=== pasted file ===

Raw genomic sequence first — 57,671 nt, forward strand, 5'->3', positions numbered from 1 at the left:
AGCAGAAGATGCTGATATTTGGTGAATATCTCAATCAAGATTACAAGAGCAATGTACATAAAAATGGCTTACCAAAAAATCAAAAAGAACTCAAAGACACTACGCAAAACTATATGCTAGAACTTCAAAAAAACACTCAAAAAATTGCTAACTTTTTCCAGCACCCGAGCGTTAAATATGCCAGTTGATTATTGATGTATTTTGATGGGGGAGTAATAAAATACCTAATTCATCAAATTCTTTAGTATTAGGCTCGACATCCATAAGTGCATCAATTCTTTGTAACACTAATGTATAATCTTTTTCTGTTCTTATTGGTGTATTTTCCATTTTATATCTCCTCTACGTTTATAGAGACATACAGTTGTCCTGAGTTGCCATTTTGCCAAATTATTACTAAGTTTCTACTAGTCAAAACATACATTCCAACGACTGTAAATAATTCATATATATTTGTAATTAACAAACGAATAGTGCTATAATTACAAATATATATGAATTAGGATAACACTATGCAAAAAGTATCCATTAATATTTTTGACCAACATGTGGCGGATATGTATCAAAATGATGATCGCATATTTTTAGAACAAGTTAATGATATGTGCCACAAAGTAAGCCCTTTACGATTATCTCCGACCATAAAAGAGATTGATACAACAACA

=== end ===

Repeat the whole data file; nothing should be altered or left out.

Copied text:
Raw genomic sequence first — 57,671 nt, forward strand, 5'->3', positions numbered from 1 at the left:
AGCAGAAGATGCTGATATTTGGTGAATATCTCAATCAAGATTACAAGAGCAATGTACATAAAAATGGCTTACCAAAAAATCAAAAAGAACTCAAAGACACTACGCAAAACTATATGCTAGAACTTCAAAAAAACACTCAAAAAATTGCTAACTTTTTCCAGCACCCGAGCGTTAAATATGCCAGTTGATTATTGATGTATTTTGATGGGGGAGTAATAAAATACCTAATTCATCAAATTCTTTAGTATTAGGCTCGACATCCATAAGTGCATCAATTCTTTGTAACACTAATGTATAATCTTTTTCTGTTCTTATTGGTGTATTTTCCATTTTATATCTCCTCTACGTTTATAGAGACATACAGTTGTCCTGAGTTGCCATTTTGCCAAATTATTACTAAGTTTCTACTAGTCAAAACATACATTCCAACGACTGTAAATAATTCATATATATTTGTAATTAACAAACGAATAGTGCTATAATTACAAATATATATGAATTAGGATAACACTATGCAAAAAGTATCCATTAATATTTTTGACCAACATGTGGCGGATATGTATCAAAATGATGATCGCATATTTTTAGAACAAGTTAATGATATGTGCCACAAAGTAAGCCCTTTACGATTATCTCCGACCATAAAAGAGATTGATACAACAACA